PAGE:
Here's the good news. Review the savings market and the best return comes from peer-to-peer (P2P) loans (certainly higher yielding than cash). But is the good review justified? You have to understand the risks before investing.
Renowned investment manager Nicola Horlick has dismissed claims that crowdfunding and peer-to-peer lending is a 'disaster waiting to happen'.
Horlick was dubbed 'superwoman' in the late 1990s as she juggled a top City job with the demands of raising six children. The fund manager's eldest daughter Georgina tragically died of leukaemia in 1998 at the age of 12.
She said she never liked the line 'superwoman' because she had a lot of help with nannies and felt that working fathers wouldn't have been described as supermen.
Horlick is now the CEO of Money&Co, an increasingly high-profile player in the crowdfunding and peer-to-peer (P2P) lending sector.
The platform specialises in business loans, matching individual investors with businesses seeking finance to grow. It allows individuals to invest as little as £10 and only targets mature companies who've been trading for an average of 15 years.
Although P2P lending and crowdfunding has revolutionised the investment landscape, some critics have dismissed it as a 'disaster waiting to happen' because they say lenders don't always do adequate due diligence and companies receiving funds don't always "respect the money".
"We're not a disaster waiting to happen; we haven't had any bad debts since we started lending in July 2014 and that's because we've had security," Horlick told BusinessCloud.
"We've had four defaults but so far we've had no bad debts. I actually think that it's an awful lot safer than investing in the stock market, which I did for a very long time."
Although P2P and crowdfunding platforms would not be possible without technology, Horlick says the financial services sector still has a long way to go.
"I think technology is going to change it dramatically, it's beginning to but it hasn't changed that much.
"When you look at the ISA market for example, Hargreaves Lansdown is now very dominant and that's partly because of something called the Retail Distribution Review which made it very difficult for IFAs to still service very small clients.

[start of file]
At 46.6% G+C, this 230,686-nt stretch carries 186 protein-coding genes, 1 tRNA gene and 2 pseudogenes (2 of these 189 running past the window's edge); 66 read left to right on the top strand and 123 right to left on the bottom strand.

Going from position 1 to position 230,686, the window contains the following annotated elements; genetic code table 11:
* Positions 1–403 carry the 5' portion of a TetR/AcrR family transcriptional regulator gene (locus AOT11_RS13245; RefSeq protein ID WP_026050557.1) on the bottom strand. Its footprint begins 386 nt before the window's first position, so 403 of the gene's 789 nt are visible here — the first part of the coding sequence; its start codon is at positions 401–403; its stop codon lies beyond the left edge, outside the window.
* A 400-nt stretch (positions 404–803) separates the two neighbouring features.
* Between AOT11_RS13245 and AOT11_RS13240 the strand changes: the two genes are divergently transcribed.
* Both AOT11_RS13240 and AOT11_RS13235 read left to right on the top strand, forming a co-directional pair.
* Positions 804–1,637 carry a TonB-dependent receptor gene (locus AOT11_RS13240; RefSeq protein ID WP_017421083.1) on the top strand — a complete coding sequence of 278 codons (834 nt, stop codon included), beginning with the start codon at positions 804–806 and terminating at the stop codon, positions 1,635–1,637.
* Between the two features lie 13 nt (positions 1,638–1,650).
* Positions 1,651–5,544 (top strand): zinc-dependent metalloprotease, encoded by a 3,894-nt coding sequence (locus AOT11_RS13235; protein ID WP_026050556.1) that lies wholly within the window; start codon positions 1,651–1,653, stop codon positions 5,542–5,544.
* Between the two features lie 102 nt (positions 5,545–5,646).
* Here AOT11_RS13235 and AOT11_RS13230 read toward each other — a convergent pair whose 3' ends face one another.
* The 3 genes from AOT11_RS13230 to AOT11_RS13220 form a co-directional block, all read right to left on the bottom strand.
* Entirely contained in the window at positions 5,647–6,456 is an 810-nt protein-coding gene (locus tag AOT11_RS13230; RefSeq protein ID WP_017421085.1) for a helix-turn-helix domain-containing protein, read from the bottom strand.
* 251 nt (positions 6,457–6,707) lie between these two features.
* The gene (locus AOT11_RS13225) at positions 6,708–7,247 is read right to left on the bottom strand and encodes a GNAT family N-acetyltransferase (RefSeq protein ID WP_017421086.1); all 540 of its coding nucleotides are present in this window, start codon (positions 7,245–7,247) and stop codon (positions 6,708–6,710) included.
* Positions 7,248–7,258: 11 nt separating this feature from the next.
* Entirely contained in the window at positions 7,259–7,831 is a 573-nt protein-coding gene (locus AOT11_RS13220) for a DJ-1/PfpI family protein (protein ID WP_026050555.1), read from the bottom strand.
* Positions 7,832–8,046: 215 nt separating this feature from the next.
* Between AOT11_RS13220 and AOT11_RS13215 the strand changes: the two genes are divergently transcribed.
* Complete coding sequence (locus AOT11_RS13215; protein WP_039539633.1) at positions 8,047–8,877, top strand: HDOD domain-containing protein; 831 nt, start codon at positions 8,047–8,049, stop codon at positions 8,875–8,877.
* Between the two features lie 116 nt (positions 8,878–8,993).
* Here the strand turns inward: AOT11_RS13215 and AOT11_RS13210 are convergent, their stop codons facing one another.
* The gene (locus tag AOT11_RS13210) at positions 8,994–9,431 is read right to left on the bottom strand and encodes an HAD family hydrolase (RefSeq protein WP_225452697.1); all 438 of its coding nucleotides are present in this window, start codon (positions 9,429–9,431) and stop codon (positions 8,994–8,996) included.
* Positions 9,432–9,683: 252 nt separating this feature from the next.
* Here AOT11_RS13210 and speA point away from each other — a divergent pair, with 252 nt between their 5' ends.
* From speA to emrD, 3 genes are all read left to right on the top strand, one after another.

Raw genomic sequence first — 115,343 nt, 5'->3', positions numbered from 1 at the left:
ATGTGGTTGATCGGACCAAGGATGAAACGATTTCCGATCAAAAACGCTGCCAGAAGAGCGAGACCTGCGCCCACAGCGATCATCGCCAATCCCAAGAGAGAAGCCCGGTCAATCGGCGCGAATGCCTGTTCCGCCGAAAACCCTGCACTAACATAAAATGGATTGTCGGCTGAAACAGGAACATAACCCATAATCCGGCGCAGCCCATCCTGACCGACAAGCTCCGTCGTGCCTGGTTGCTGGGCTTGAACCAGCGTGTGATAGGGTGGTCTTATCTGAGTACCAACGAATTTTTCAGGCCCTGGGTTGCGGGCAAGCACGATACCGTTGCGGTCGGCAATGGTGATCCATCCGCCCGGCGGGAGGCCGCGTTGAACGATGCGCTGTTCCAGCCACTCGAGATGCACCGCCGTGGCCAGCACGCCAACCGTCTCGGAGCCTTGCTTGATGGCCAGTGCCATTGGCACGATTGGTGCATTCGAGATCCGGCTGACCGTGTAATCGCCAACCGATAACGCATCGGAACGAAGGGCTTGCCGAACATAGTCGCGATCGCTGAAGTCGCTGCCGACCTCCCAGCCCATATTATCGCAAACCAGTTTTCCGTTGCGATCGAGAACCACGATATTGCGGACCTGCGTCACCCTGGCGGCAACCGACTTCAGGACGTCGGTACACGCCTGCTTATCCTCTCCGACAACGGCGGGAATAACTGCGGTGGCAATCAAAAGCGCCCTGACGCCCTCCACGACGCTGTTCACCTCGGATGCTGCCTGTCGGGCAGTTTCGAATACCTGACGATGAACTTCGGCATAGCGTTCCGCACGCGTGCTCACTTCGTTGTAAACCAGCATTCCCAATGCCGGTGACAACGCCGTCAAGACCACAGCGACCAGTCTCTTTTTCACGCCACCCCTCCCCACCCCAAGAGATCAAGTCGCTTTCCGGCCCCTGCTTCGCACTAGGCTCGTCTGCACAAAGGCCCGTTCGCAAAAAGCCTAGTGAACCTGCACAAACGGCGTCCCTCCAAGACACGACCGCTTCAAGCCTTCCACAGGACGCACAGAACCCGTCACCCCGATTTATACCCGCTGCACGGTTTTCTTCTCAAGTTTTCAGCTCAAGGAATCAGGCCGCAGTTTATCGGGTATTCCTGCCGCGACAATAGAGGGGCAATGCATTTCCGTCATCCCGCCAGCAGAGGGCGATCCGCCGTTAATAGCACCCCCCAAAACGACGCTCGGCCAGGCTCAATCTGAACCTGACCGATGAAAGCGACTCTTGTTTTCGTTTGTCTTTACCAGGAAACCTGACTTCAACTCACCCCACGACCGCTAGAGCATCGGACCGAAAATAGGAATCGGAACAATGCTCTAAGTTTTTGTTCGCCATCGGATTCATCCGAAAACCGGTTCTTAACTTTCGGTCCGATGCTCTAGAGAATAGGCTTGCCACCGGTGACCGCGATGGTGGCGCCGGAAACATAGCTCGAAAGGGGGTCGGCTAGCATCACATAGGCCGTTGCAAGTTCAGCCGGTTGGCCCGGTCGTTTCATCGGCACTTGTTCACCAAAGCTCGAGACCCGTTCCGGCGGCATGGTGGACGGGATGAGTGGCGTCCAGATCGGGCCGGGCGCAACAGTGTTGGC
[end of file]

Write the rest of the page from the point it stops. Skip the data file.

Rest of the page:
"Because of that technical change in the marketplace a lot of it has gone online because those people who used to invest £5,000 in an ISA every year are now being told by their IFA 'No I don't want you as a client anymore' and that's sort of helped to accelerate technological change in a way because people have been forced online.
"Things like car insurance is all done online these days; I think more and more investment will be done online.
"The whole P2P lending area – whether it's individuals lending to individuals or individuals lending to companies – all of that is all online. Equity crowdfunding, all of that is online.
"Financial services is changing pretty fast and then we've got this whole cryptocurrency thing."
Money&Co has invested £11m so far, with an average investment of £300,000, and is showing no signs of slowing down. It specialises in manufacturing and property.
Horlick added: "One of the great things about being entrepreneurial is that you're creating something which will hopefully have a long life.
"Money&Co is a pretty generic name; we don't intend to only be doing P2P lending long-term, there are financial products that we can add to our platform as time goes on."
Although Horlick had suspicions about the hype around cryptocurrencies she believes they could be linked to assets, such as music collections.
"I think the first wave of it was a bubble and apart from the fact that they control the supply there's not really anything behind Bitcoin or Ethereum or any of the others, but I think there will be a new wave which will be asset BatCoins and we in fact are actually looking at that," she said.
"If you do an ICO (initial coin offering) to buy property, music rights, film rights or any asset and the coin trades around that portfolio then that's a different matter."
Horlick was speaking at an event in Addleshaw Goddard's offices in Manchester called 'Finance for the 21st Century'
The other speakers were Ted Winterton, CEO (UK) of Bibby Financial Services; Jonathan Bell, head of LDC's Manchester office; Sarah Walker, director of London Financial Services Group, KPMG.
The event was hosted by BusinessCloud editor Chris Maguire.